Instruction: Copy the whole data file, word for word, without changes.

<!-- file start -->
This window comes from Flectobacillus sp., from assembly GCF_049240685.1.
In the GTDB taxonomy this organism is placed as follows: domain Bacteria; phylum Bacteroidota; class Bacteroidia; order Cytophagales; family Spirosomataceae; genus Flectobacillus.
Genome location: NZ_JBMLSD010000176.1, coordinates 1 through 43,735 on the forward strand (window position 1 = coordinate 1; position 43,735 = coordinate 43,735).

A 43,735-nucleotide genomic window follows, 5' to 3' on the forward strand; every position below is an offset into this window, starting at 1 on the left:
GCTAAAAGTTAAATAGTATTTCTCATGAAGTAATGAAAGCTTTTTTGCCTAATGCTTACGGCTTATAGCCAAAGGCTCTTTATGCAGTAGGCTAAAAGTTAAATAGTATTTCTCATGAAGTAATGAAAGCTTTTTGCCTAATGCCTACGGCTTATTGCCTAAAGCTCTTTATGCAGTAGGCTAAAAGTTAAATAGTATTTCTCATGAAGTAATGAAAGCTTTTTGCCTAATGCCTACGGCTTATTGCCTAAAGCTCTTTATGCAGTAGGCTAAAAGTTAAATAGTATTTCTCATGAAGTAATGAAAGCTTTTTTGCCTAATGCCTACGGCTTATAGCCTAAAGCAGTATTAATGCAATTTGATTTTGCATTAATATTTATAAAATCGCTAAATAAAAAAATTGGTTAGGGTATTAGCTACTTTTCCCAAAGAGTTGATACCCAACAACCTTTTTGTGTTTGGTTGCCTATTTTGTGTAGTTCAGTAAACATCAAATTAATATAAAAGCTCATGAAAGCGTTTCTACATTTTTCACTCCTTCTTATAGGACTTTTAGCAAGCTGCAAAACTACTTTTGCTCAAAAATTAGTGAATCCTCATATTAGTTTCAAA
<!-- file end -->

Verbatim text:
This window comes from Flectobacillus sp., from assembly GCF_049240685.1.
In the GTDB taxonomy this organism is placed as follows: domain Bacteria; phylum Bacteroidota; class Bacteroidia; order Cytophagales; family Spirosomataceae; genus Flectobacillus.
Genome location: NZ_JBMLSD010000176.1, coordinates 1 through 43,735 on the forward strand (window position 1 = coordinate 1; position 43,735 = coordinate 43,735).

A 43,735-nucleotide genomic window follows, 5' to 3' on the forward strand; every position below is an offset into this window, starting at 1 on the left:
GCTAAAAGTTAAATAGTATTTCTCATGAAGTAATGAAAGCTTTTTTGCCTAATGCTTACGGCTTATAGCCAAAGGCTCTTTATGCAGTAGGCTAAAAGTTAAATAGTATTTCTCATGAAGTAATGAAAGCTTTTTGCCTAATGCCTACGGCTTATTGCCTAAAGCTCTTTATGCAGTAGGCTAAAAGTTAAATAGTATTTCTCATGAAGTAATGAAAGCTTTTTGCCTAATGCCTACGGCTTATTGCCTAAAGCTCTTTATGCAGTAGGCTAAAAGTTAAATAGTATTTCTCATGAAGTAATGAAAGCTTTTTTGCCTAATGCCTACGGCTTATAGCCTAAAGCAGTATTAATGCAATTTGATTTTGCATTAATATTTATAAAATCGCTAAATAAAAAAATTGGTTAGGGTATTAGCTACTTTTCCCAAAGAGTTGATACCCAACAACCTTTTTGTGTTTGGTTGCCTATTTTGTGTAGTTCAGTAAACATCAAATTAATATAAAAGCTCATGAAAGCGTTTCTACATTTTTCACTCCTTCTTATAGGACTTTTAGCAAGCTGCAAAACTACTTTTGCTCAAAAATTAGTGAATCCTCATATTAGTTTCAAA